Quintin Head 2023
Quintin Head was the first chance for ICBC’s 8s to test themselves against the 2022-23 competition. We had seven 8s racing: 3 senior men’s eights, 2 senior women’s eights, a novice men’s eight and a novice women’s eight. Each crew put in a solid performance, with 4 crews in the top 5 of their category.
Below are the thoughts of each racing crew on the day:
Women’s 1st 8 – 5th in W Champ, by Lizzie + Laura
Some last-minute dropouts From Harmed Athletes (FHA) meant that Laura and Lucinda stuck to what they do best (shouting their support – watch out Sasha!). Marshalling was broken up by Orla running into an old flame (or should we say a young one?) – she’ll be closely following the HRR racing this summer. Overall, the girls put in an impressive performance, coming 5th in Champ behind Leander, UL, Vesta and London.
Women’s 2nd 8 – 2nd in W Inter 2, by Yas
Having trained together for weeks beforehand, we were so ready for Quintin – just kidding, the crew was formed that morning, practice is overrated anyways! Speaking of overrating, Yas stuck to her own advice – “let’s just yeet it, yea?!” – and was unphased by losing her stroke coach, sticking to r44 all the way down the track.
Birthday girl, Nathalie, finally lost her tideway headrace virginity, but was not prepared for how stressful and cold the 2 hours of marshalling would be. It was rough, but they always say the second time will be better. Poor Amanda was victim to Nathalie’s chat, with an unfortunate comparison for the snood around her head. Bonnie contemplated running out of the boat and breaking into UL for the toilet, but decided she couldn’t be seen fraternising with the enemy.
With good vibes and a ‘sexy rhythm’ this 8 secured second place in Inter 2 – although we did mistakenly celebrate a win due to a dodgy results site, we won the hearts of the people and that makes us the real winners!
Men’s 1st 8 – 4th in Op Champ, by Zahir
Good morning aviators! Having had a good few weeks of training under our belts in the new year, and spurred on by a raft of 5k PBs earlier in the week, the men’s first eight were excited to put down a marker at the Quintin Head.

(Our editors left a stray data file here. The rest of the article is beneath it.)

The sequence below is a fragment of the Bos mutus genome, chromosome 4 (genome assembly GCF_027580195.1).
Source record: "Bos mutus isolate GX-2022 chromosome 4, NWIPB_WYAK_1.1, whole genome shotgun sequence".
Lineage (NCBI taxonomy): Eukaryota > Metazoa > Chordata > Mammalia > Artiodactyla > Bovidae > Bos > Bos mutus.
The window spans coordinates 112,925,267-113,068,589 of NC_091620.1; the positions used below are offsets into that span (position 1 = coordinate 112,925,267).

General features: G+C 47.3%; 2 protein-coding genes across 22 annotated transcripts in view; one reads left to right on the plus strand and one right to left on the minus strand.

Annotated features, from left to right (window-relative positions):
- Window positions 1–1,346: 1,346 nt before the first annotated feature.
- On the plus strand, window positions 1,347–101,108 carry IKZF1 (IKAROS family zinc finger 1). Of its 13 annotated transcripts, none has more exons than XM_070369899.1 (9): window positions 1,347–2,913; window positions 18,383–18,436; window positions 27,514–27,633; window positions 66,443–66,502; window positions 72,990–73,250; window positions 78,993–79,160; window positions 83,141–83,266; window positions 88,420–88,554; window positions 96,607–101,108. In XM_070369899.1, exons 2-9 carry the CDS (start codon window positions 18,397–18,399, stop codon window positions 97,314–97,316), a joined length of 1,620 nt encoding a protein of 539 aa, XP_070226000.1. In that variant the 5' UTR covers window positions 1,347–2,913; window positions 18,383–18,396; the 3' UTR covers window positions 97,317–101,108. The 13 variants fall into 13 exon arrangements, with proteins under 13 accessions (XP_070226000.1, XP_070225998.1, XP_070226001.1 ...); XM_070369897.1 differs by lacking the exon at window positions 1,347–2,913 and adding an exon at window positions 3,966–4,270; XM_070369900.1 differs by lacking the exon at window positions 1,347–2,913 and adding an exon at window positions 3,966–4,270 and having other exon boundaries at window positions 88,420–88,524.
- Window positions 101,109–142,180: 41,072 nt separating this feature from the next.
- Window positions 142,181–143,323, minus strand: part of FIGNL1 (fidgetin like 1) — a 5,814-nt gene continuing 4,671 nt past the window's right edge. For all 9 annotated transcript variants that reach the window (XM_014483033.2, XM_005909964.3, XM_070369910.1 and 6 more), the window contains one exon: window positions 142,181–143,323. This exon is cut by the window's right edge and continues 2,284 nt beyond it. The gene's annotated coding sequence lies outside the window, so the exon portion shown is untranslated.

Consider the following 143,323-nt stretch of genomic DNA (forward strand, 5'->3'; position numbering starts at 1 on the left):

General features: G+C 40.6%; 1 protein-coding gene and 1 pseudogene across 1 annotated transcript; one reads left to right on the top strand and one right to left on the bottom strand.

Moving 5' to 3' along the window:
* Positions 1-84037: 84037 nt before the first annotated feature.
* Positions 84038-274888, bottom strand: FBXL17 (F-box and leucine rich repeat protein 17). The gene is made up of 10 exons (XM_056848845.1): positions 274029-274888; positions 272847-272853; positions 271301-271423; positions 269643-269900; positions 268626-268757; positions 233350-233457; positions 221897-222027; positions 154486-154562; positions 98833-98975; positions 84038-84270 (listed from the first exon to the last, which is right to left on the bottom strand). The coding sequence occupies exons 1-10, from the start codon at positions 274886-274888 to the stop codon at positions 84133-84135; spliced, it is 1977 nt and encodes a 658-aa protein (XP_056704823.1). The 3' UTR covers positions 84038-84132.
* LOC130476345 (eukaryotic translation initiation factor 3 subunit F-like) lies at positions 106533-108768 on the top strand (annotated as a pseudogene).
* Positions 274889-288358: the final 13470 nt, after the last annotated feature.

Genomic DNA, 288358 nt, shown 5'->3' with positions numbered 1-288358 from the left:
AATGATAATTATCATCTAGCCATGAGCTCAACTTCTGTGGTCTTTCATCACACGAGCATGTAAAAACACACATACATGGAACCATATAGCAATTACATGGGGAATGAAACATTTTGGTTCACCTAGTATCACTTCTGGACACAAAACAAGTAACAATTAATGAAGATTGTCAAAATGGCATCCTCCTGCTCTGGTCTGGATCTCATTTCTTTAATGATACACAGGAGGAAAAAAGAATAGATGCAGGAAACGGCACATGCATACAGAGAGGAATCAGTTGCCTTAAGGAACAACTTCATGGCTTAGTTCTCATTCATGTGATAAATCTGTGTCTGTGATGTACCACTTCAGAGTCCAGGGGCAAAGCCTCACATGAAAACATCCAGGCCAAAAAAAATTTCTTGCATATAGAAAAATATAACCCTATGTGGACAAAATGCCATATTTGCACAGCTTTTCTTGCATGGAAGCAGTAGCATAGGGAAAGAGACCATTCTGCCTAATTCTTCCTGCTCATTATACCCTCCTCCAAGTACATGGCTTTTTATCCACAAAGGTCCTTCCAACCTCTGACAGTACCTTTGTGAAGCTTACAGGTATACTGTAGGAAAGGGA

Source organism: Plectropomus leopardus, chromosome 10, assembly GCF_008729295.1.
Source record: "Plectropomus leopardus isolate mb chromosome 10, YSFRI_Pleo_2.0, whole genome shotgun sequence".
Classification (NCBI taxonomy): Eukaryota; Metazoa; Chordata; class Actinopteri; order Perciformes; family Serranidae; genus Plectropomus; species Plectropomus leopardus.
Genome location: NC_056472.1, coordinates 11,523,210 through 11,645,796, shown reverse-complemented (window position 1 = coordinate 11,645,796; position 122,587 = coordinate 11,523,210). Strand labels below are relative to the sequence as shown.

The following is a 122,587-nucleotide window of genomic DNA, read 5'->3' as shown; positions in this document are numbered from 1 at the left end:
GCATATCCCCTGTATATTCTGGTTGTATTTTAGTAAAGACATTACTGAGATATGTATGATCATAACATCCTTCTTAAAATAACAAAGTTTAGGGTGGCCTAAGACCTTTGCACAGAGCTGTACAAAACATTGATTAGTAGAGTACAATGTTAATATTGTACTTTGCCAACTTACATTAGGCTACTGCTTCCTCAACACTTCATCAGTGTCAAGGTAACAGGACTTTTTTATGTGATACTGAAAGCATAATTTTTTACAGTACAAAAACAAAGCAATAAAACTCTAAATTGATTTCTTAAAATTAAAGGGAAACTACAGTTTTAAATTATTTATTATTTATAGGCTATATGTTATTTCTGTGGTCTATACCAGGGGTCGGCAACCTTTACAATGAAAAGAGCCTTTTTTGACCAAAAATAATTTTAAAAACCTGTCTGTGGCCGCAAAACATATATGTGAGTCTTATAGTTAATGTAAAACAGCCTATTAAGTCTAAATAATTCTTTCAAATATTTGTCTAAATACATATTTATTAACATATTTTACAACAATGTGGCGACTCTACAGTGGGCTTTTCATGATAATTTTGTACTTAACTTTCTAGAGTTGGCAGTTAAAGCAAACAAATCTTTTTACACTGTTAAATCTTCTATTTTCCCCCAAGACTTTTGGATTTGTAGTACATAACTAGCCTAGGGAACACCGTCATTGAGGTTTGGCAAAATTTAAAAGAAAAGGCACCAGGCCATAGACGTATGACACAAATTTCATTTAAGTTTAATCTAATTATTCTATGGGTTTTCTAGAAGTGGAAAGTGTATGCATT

Following a difficult week on the water, the line-up was finalised the day before racing, with Commander Papworth being deployed into the 6 seat after Omar decided he didn’t fancy getting his blade in. The group was fresh, with 3 members making their debut in the first 8 (special mention goes to Josh Bateman - a graduate of last year’s novice intake). George toyed with the idea of sacking the race off the night before after his finger had a flirtatious tickle with a rigger, but in the end decided that he could row with a broken one.
We came in from the pre-paddle knowing we had made some progress, but realising we would need a stronger rhythm to carry us along the infamously lengthy Quintin course. Thankfully, the paddle up to the start demonstrated much improvement and sitting in the marshalling area we were ready to go (no penalties this time). Spirits were high and following a friendly chat with fellow kids who jump real high from London, we span and got going.
The race was a marked improvement from pieces in training, and despite some clear areas for improvement the rhythm was workable - now if only we knew how hard people were pulling (Zahir sends his apologies). Overall, a decent day in the office - back to the hot tub. Thanks to everyone who gave us a shout from the bridges or the bank - we could hear you all!
Men’s 2nd 8 – 5th in Op Senior, by Cass
After a long winter slog, the much-anticipated 2v was being forged in the depths of the erg dungeon. Admiral Tessa spearheading the charge into the first races of the year. The crew battled against the odds to find a coxswain able to take the reins of the mighty 2v. There was only one who could take such a job, Gabriel Cuaycong. Brought out of hibernation he instantly showed his prowess to take charge of the beast and with that the battle was set.